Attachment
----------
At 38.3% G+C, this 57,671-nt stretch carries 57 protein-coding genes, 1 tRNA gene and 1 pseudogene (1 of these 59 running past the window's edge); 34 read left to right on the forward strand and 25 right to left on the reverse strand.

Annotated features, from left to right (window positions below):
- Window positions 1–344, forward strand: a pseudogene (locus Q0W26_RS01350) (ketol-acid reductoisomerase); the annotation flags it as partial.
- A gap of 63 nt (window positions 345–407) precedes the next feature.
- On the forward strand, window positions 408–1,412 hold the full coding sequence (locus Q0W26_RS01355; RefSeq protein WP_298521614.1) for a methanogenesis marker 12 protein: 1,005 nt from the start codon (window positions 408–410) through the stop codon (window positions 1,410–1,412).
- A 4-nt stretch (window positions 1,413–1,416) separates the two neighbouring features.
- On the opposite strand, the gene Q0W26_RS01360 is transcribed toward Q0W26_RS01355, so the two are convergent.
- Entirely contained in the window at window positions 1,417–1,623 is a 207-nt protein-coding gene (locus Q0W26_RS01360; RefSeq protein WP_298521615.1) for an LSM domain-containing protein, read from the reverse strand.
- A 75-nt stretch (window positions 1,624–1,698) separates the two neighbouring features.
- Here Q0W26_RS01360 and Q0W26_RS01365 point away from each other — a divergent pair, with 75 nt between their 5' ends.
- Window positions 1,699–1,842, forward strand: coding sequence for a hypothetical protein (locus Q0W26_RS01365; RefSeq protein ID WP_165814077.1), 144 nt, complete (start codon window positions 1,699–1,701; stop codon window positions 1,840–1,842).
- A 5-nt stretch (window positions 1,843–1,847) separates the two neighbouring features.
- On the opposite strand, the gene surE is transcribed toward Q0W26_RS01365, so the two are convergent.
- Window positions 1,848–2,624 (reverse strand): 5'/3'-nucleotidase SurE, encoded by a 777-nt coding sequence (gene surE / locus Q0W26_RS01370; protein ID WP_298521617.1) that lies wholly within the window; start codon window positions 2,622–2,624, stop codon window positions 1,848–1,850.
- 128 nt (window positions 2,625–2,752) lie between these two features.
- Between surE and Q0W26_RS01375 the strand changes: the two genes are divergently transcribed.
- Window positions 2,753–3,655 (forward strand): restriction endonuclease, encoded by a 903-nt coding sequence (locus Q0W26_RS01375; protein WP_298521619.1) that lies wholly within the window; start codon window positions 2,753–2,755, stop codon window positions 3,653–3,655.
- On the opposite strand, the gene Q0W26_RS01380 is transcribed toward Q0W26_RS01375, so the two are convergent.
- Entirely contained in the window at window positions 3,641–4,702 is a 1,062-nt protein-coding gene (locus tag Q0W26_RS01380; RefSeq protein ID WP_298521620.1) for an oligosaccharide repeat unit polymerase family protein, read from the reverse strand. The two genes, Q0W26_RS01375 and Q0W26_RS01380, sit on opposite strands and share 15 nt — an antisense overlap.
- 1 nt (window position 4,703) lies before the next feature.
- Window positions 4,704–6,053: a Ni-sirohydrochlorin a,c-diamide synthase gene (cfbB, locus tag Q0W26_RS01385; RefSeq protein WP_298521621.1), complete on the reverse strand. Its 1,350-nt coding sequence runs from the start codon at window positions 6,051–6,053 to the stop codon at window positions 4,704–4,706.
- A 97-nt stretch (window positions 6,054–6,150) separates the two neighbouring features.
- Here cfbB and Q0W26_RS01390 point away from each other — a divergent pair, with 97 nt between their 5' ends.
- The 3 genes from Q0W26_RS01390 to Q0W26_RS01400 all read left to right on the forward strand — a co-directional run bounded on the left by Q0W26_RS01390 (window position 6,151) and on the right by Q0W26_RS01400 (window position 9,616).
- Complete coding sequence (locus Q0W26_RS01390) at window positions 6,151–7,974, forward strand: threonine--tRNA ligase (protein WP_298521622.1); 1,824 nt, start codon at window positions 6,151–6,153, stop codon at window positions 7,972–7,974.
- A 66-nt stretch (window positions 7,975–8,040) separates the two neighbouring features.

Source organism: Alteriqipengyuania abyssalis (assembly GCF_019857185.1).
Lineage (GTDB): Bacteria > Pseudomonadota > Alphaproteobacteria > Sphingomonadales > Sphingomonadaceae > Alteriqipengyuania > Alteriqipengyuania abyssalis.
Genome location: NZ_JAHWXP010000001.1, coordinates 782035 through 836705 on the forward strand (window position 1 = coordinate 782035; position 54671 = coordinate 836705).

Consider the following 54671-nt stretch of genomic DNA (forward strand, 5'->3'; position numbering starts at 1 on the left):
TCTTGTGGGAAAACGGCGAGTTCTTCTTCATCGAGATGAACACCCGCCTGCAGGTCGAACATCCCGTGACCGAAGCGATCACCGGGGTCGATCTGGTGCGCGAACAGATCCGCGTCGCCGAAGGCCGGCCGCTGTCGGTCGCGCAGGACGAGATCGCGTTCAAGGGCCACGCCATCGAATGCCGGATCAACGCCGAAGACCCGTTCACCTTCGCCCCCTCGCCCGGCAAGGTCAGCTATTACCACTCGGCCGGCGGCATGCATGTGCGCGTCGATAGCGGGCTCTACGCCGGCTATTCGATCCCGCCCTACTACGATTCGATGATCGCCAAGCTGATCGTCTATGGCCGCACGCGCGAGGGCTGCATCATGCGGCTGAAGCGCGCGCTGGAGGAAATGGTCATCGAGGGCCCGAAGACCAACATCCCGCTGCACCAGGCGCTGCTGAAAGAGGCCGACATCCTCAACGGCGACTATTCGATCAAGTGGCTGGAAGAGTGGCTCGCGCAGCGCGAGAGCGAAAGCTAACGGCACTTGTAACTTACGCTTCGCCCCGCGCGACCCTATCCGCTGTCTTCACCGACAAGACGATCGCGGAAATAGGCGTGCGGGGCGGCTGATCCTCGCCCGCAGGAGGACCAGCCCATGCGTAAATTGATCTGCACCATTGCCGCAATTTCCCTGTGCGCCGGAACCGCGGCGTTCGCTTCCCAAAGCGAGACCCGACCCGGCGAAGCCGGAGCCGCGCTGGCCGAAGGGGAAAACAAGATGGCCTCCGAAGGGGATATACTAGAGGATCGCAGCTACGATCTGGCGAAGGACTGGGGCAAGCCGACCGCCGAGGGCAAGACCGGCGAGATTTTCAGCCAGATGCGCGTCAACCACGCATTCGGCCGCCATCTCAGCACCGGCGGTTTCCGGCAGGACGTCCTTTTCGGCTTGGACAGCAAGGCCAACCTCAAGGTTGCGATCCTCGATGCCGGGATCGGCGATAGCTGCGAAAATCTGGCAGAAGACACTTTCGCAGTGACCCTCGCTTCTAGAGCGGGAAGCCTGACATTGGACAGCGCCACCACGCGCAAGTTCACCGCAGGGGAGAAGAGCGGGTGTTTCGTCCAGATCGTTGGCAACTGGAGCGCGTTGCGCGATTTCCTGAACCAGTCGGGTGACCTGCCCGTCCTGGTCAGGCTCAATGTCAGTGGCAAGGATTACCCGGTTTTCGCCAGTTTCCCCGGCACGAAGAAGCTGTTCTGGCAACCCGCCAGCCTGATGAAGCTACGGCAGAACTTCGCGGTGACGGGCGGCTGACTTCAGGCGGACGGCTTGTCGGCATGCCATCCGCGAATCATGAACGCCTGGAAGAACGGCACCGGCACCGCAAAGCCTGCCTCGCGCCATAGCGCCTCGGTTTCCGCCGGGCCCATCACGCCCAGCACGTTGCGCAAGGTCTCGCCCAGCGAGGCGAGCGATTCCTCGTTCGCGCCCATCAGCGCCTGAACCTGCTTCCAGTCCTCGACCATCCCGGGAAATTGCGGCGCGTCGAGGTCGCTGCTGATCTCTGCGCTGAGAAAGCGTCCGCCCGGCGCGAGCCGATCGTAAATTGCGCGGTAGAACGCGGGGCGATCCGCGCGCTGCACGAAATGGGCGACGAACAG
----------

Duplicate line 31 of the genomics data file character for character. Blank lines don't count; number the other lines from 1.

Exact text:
TCTTGTGGGAAAACGGCGAGTTCTTCTTCATCGAGATGAACACCCGCCTGCAGGTCGAACATCCCGTGACCGAAGCGATCACCGGGGTCGATCTGGTGCGCGAACAGATCCGCGTCGCCGAAGGCCGGCCGCTGTCGGTCGCGCAGGACGAGATCGCGTTCAAGGGCCACGCCATCGAATGCCGGATCAACGCCGAAGACCCGTTCACCTTCGCCCCCTCGCCCGGCAAGGTCAGCTATTACCACTCGGCCGGCGGCATGCATGTGCGCGTCGATAGCGGGCTCTACGCCGGCTATTCGATCCCGCCCTACTACGATTCGATGATCGCCAAGCTGATCGTCTATGGCCGCACGCGCGAGGGCTGCATCATGCGGCTGAAGCGCGCGCTGGAGGAAATGGTCATCGAGGGCCCGAAGACCAACATCCCGCTGCACCAGGCGCTGCTGAAAGAGGCCGACATCCTCAACGGCGACTATTCGATCAAGTGGCTGGAAGAGTGGCTCGCGCAGCGCGAGAGCGAAAGCTAACGGCACTTGTAACTTACGCTTCGCCCCGCGCGACCCTATCCGCTGTCTTCACCGACAAGACGATCGCGGAAATAGGCGTGCGGGGCGGCTGATCCTCGCCCGCAGGAGGACCAGCCCATGCGTAAATTGATCTGCACCATTGCCGCAATTTCCCTGTGCGCCGGAACCGCGGCGTTCGCTTCCCAAAGCGAGACCCGACCCGGCGAAGCCGGAGCCGCGCTGGCCGAAGGGGAAAACAAGATGGCCTCCGAAGGGGATATACTAGAGGATCGCAGCTACGATCTGGCGAAGGACTGGGGCAAGCCGACCGCCGAGGGCAAGACCGGCGAGATTTTCAGCCAGATGCGCGTCAACCACGCATTCGGCCGCCATCTCAGCACCGGCGGTTTCCGGCAGGACGTCCTTTTCGGCTTGGACAGCAAGGCCAACCTCAAGGTTGCGATCCTCGATGCCGGGATCGGCGATAGCTGCGAAAATCTGGCAGAAGACACTTTCGCAGTGACCCTCGCTTCTAGAGCGGGAAGCCTGACATTGGACAGCGCCACCACGCGCAAGTTCACCGCAGGGGAGAAGAGCGGGTGTTTCGTCCAGATCGTTGGCAACTGGAGCGCGTTGCGCGATTTCCTGAACCAGTCGGGTGACCTGCCCGTCCTGGTCAGGCTCAATGTCAGTGGCAAGGATTACCCGGTTTTCGCCAGTTTCCCCGGCACGAAGAAGCTGTTCTGGCAACCCGCCAGCCTGATGAAGCTACGGCAGAACTTCGCGGTGACGGGCGGCTGACTTCAGGCGGACGGCTTGTCGGCATGCCATCCGCGAATCATGAACGCCTGGAAGAACGGCACCGGCACCGCAAAGCCTGCCTCGCGCCATAGCGCCTCGGTTTCCGCCGGGCCCATCACGCCCAGCACGTTGCGCAAGGTCTCGCCCAGCGAGGCGAGCGATTCCTCGTTCGCGCCCATCAGCGCCTGAACCTGCTTCCAGTCCTCGACCATCCCGGGAAATTGCGGCGCGTCGAGGTCGCTGCTGATCTCTGCGCTGAGAAAGCGTCCGCCCGGCGCGAGCCGATCGTAAATTGCGCGGTAGAACGCGGGGCGATCCGCGCGCTGCACGAAATGGGCGACGAACAG